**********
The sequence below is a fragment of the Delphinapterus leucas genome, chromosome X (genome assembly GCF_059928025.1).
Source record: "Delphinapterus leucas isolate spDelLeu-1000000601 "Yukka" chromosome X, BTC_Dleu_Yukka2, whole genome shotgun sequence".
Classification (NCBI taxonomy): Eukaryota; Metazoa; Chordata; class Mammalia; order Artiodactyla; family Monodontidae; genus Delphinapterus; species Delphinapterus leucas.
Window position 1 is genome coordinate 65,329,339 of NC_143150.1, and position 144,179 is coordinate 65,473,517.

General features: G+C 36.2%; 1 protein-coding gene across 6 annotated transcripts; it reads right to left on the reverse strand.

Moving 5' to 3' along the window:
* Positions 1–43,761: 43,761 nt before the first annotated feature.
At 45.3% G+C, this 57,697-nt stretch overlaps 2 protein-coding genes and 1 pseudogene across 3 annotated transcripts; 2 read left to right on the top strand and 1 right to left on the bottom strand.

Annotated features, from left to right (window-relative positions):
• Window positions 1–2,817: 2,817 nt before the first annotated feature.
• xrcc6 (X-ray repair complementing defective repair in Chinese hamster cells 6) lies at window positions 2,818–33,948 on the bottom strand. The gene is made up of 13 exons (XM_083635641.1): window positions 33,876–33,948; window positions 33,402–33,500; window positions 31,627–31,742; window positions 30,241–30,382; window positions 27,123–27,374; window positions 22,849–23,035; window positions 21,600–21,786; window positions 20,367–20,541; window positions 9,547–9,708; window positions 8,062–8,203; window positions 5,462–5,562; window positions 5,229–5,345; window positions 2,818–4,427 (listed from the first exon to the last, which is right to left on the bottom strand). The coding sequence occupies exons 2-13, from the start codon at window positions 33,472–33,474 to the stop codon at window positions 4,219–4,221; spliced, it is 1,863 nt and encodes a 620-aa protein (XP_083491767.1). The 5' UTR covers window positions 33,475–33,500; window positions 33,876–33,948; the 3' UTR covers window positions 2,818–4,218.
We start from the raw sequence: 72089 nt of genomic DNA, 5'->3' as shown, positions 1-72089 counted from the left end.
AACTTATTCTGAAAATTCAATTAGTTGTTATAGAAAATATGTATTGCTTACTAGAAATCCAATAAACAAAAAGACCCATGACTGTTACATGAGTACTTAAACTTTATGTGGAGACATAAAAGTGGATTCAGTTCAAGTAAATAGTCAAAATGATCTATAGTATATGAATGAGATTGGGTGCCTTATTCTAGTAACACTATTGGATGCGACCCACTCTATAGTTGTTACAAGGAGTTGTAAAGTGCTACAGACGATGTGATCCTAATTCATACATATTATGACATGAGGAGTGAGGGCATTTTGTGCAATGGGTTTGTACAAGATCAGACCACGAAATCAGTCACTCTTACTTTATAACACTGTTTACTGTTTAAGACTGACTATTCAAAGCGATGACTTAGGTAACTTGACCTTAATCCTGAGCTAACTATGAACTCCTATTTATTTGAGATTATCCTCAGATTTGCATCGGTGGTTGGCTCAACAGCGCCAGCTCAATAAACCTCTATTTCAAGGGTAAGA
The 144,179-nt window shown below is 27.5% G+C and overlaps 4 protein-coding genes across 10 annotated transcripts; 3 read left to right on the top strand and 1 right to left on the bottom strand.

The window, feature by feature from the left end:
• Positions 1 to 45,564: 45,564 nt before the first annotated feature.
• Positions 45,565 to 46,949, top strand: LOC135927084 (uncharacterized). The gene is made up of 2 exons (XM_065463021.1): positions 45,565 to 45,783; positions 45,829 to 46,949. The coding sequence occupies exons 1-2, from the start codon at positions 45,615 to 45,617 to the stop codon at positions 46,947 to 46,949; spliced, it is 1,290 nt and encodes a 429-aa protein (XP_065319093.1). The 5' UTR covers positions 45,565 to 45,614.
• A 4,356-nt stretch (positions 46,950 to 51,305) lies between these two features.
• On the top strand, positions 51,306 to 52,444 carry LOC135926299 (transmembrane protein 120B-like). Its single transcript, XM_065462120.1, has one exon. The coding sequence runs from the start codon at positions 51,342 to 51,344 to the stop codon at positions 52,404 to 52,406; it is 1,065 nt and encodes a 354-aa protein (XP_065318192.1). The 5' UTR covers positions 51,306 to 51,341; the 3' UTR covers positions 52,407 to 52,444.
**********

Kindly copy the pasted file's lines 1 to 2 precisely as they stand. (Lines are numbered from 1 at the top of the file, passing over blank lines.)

The sequence below is a fragment of the Delphinapterus leucas genome, chromosome X (genome assembly GCF_059928025.1).
Source record: "Delphinapterus leucas isolate spDelLeu-1000000601 "Yukka" chromosome X, BTC_Dleu_Yukka2, whole genome shotgun sequence".